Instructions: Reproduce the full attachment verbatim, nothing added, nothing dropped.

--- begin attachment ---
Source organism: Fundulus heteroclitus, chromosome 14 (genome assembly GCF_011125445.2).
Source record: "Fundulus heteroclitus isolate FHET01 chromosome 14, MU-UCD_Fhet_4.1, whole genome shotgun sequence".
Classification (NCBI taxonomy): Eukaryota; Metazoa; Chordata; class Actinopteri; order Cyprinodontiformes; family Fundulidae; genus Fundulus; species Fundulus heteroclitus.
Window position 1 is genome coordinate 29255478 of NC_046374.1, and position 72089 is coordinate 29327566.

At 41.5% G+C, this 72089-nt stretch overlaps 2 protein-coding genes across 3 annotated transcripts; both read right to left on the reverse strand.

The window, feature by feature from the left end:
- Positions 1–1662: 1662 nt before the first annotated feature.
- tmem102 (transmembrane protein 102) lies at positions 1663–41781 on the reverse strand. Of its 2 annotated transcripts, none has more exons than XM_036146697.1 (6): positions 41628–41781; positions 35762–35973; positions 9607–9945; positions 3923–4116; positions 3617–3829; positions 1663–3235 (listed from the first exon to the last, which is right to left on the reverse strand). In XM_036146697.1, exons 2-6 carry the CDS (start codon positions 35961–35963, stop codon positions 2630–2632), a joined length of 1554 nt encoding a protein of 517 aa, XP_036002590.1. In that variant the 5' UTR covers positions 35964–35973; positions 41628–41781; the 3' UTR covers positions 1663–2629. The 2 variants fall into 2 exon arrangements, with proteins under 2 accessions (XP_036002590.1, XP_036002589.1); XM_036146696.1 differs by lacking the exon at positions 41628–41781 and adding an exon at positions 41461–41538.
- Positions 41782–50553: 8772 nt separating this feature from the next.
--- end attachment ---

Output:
Source organism: Fundulus heteroclitus, chromosome 14 (genome assembly GCF_011125445.2).
Source record: "Fundulus heteroclitus isolate FHET01 chromosome 14, MU-UCD_Fhet_4.1, whole genome shotgun sequence".
Classification (NCBI taxonomy): Eukaryota; Metazoa; Chordata; class Actinopteri; order Cyprinodontiformes; family Fundulidae; genus Fundulus; species Fundulus heteroclitus.
Window position 1 is genome coordinate 29255478 of NC_046374.1, and position 72089 is coordinate 29327566.

At 41.5% G+C, this 72089-nt stretch overlaps 2 protein-coding genes across 3 annotated transcripts; both read right to left on the reverse strand.

The window, feature by feature from the left end:
- Positions 1–1662: 1662 nt before the first annotated feature.
- tmem102 (transmembrane protein 102) lies at positions 1663–41781 on the reverse strand. Of its 2 annotated transcripts, none has more exons than XM_036146697.1 (6): positions 41628–41781; positions 35762–35973; positions 9607–9945; positions 3923–4116; positions 3617–3829; positions 1663–3235 (listed from the first exon to the last, which is right to left on the reverse strand). In XM_036146697.1, exons 2-6 carry the CDS (start codon positions 35961–35963, stop codon positions 2630–2632), a joined length of 1554 nt encoding a protein of 517 aa, XP_036002590.1. In that variant the 5' UTR covers positions 35964–35973; positions 41628–41781; the 3' UTR covers positions 1663–2629. The 2 variants fall into 2 exon arrangements, with proteins under 2 accessions (XP_036002590.1, XP_036002589.1); XM_036146696.1 differs by lacking the exon at positions 41628–41781 and adding an exon at positions 41461–41538.
- Positions 41782–50553: 8772 nt separating this feature from the next.